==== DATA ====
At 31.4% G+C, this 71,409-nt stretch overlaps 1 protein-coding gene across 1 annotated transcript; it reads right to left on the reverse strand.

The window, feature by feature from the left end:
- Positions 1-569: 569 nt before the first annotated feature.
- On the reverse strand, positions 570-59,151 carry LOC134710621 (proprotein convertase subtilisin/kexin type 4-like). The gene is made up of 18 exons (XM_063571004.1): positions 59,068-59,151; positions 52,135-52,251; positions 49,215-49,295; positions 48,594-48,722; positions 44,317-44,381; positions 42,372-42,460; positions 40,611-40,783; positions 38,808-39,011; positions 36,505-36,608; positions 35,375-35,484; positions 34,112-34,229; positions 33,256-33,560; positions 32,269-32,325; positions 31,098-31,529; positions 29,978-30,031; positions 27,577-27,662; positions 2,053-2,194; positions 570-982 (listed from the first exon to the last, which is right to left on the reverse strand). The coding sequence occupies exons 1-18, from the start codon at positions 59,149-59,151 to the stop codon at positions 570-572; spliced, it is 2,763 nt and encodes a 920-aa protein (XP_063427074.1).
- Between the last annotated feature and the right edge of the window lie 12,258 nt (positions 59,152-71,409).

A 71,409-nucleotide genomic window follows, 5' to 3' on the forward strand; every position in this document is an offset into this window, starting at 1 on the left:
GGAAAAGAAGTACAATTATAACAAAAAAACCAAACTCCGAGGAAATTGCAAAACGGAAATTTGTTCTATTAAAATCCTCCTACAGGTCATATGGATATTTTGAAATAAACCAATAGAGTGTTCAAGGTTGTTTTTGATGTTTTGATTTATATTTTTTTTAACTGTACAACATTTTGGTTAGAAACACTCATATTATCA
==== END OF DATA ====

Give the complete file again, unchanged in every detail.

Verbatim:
At 31.4% G+C, this 71,409-nt stretch overlaps 1 protein-coding gene across 1 annotated transcript; it reads right to left on the reverse strand.

The window, feature by feature from the left end:
- Positions 1-569: 569 nt before the first annotated feature.
- On the reverse strand, positions 570-59,151 carry LOC134710621 (proprotein convertase subtilisin/kexin type 4-like). The gene is made up of 18 exons (XM_063571004.1): positions 59,068-59,151; positions 52,135-52,251; positions 49,215-49,295; positions 48,594-48,722; positions 44,317-44,381; positions 42,372-42,460; positions 40,611-40,783; positions 38,808-39,011; positions 36,505-36,608; positions 35,375-35,484; positions 34,112-34,229; positions 33,256-33,560; positions 32,269-32,325; positions 31,098-31,529; positions 29,978-30,031; positions 27,577-27,662; positions 2,053-2,194; positions 570-982 (listed from the first exon to the last, which is right to left on the reverse strand). The coding sequence occupies exons 1-18, from the start codon at positions 59,149-59,151 to the stop codon at positions 570-572; spliced, it is 2,763 nt and encodes a 920-aa protein (XP_063427074.1).
- Between the last annotated feature and the right edge of the window lie 12,258 nt (positions 59,152-71,409).

A 71,409-nucleotide genomic window follows, 5' to 3' on the forward strand; every position in this document is an offset into this window, starting at 1 on the left:
GGAAAAGAAGTACAATTATAACAAAAAAACCAAACTCCGAGGAAATTGCAAAACGGAAATTTGTTCTATTAAAATCCTCCTACAGGTCATATGGATATTTTGAAATAAACCAATAGAGTGTTCAAGGTTGTTTTTGATGTTTTGATTTATATTTTTTTTAACTGTACAACATTTTGGTTAGAAACACTCATATTATCA